Blue Paintings, 2011

Diasec prints 50 cm x 60 cm (edition of 1)

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This group of works by Miguel Santos uses photography as a medium to propose a reflection regarding the possibility of what is visible, as representation, in a direct relation with painting and landscape.  This relation exists in two levels of his work: first, through the titles, which reclaim our visual and semantic vocabulary as a remissive index. Secondly, through a particular attention, from the author, to art history and the transformations that occurred in painting throughout the 20th century following through the indexical nature of painting, the monochromatic and abstraction. However, the reference to painting and the identification as a series only suggests an approach to the works that reveal an internal spatiality that can only be recognized when the spectator understands another essential condition: time.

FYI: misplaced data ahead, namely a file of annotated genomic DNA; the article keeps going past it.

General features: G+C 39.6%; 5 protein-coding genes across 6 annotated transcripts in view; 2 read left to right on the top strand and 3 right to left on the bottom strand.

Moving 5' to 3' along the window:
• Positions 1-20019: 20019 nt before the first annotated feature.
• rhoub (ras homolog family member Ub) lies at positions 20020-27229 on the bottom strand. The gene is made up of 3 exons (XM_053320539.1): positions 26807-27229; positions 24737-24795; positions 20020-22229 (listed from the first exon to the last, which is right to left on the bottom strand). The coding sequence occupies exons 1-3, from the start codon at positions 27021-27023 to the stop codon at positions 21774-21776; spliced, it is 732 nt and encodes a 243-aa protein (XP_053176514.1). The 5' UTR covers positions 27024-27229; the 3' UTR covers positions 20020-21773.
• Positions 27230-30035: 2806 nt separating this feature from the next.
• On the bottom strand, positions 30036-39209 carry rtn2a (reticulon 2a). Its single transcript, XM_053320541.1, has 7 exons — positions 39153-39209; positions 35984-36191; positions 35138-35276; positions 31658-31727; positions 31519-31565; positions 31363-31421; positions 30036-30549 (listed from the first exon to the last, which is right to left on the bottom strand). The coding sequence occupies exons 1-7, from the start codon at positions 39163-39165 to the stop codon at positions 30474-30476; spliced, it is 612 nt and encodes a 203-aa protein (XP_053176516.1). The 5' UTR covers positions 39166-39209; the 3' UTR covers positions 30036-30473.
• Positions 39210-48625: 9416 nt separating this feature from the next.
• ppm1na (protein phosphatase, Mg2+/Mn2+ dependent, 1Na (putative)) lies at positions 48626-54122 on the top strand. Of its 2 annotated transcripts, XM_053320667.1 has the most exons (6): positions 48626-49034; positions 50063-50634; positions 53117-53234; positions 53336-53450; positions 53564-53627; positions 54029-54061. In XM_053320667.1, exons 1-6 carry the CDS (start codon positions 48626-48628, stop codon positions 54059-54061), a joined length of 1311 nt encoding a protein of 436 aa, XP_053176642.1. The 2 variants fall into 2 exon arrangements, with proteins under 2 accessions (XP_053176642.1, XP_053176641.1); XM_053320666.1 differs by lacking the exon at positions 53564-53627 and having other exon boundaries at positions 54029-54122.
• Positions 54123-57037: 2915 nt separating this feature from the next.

It is in this context that the exhibition layout, a serialized composition which is apparently repeated in space, might reveal the detail and differences of each individual image that are only visible and apprehended in permanence and presence of the work. Where what is pictorial in each image, sometimes with a deviant accent between transience and the sublime, can activate traces of a narrative shielded by a cinematographic look that re-contextualizes the interior space proposed by each image. It is worth mentioning a revealing detail in the intentionality of the author while constructing the images, as a perceptual and disruptive device, in the sense that the resemblances present in the series find an ambiguous moment and relocates landscape as a referential instrument. A small “incision”, almost like a scratch in the glass surface of the photographic object, opens a range of possibilities to the formulation of evidence about the place as a subjectivity structure where each one of us rescues a need for a reference, being it imaginary or indecipherable.

The proximity to the monochromatic and repetition is proposed as the possibility of the void’s resistance, the lack of a narrative, and a declared attention to difference, as a continuous essay about the act of seeing.

April 2012, João Silvério